“New Yorkers have shown time and time again that they are kind and generous people who rise to the occasion and offer their support to victims of major tragedies like the Boston Marathon bombings,” Schneiderman said. “I am committed to protecting New Yorkers from scammers who might look to take advantage of a tragedy to bilk people out of their charitable contributions.”

The media can play a critical role in uncovering fraudulent charity activity — a CNN investigation in January exposed Alba’s alleged involvement in the Sandy Hook scheme — but Miniutti says enforcement and prosecution from the government is lacking.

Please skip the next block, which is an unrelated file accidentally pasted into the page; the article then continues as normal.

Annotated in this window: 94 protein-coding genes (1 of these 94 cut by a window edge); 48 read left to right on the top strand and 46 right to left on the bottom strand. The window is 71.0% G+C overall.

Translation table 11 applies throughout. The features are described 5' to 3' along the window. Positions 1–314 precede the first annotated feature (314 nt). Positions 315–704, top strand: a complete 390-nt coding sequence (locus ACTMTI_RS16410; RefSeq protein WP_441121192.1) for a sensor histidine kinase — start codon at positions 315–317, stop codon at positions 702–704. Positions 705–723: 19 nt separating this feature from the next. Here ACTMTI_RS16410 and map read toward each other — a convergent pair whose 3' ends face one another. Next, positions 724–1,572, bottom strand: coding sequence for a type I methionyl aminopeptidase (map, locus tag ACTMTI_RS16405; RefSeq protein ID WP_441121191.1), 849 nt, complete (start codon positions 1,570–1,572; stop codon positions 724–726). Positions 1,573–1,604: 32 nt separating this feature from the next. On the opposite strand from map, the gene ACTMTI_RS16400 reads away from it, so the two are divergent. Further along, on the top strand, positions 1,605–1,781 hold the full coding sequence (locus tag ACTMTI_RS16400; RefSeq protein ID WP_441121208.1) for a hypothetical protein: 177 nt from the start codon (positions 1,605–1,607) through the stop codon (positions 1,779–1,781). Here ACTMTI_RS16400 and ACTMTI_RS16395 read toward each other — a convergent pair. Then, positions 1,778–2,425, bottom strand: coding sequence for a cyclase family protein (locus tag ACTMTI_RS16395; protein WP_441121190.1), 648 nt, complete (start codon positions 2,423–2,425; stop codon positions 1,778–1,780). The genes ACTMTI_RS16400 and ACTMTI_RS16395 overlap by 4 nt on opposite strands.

“There is not a whole lot of oversight of the non-profit sector in general, so even charities that are up to no good rarely get investigated and prosecuted,” she said. “The states and the IRS don’t have the manpower to go after all these cases unless they are sure it’s going to be a win.”

If a donor suspects his or her contribution has gone to a fraudulent charity, Miniutti advises contacting the Federal Trade Commission (FTC).

 “The FTC is probably the best bet, but if it is a legitimate charity, and they are aware of criminal activity, then the IRS at the federal level and the Attorney General at the state level (should be contacted),” she said.

Charity Navigator lists these tips to follow before deciding to make a donation. Ultimately, to avoid getting caught in a scammer’s web, there is no substitute for doing your homework and carefully evaluating charities before giving.